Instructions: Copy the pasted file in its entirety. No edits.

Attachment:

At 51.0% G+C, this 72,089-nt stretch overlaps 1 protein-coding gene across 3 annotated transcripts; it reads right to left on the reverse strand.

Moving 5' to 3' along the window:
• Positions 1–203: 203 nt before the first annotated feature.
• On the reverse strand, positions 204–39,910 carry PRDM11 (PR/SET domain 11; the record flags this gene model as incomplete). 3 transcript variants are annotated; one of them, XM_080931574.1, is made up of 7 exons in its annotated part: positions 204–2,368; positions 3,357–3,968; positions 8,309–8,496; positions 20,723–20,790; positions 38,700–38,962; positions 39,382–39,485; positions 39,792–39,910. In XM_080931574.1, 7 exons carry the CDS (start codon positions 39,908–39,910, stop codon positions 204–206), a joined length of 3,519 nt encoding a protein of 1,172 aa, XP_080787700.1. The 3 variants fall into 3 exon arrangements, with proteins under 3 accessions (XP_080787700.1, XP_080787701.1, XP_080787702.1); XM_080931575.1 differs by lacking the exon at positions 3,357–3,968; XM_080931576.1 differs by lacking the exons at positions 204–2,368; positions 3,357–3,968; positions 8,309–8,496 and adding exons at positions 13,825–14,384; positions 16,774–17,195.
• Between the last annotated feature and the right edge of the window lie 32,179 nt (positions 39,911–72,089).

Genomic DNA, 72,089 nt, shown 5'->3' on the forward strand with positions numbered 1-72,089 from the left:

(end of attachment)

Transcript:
At 51.0% G+C, this 72,089-nt stretch overlaps 1 protein-coding gene across 3 annotated transcripts; it reads right to left on the reverse strand.

Moving 5' to 3' along the window:
• Positions 1–203: 203 nt before the first annotated feature.
• On the reverse strand, positions 204–39,910 carry PRDM11 (PR/SET domain 11; the record flags this gene model as incomplete). 3 transcript variants are annotated; one of them, XM_080931574.1, is made up of 7 exons in its annotated part: positions 204–2,368; positions 3,357–3,968; positions 8,309–8,496; positions 20,723–20,790; positions 38,700–38,962; positions 39,382–39,485; positions 39,792–39,910. In XM_080931574.1, 7 exons carry the CDS (start codon positions 39,908–39,910, stop codon positions 204–206), a joined length of 3,519 nt encoding a protein of 1,172 aa, XP_080787700.1. The 3 variants fall into 3 exon arrangements, with proteins under 3 accessions (XP_080787700.1, XP_080787701.1, XP_080787702.1); XM_080931575.1 differs by lacking the exon at positions 3,357–3,968; XM_080931576.1 differs by lacking the exons at positions 204–2,368; positions 3,357–3,968; positions 8,309–8,496 and adding exons at positions 13,825–14,384; positions 16,774–17,195.
• Between the last annotated feature and the right edge of the window lie 32,179 nt (positions 39,911–72,089).

Genomic DNA, 72,089 nt, shown 5'->3' on the forward strand with positions numbered 1-72,089 from the left: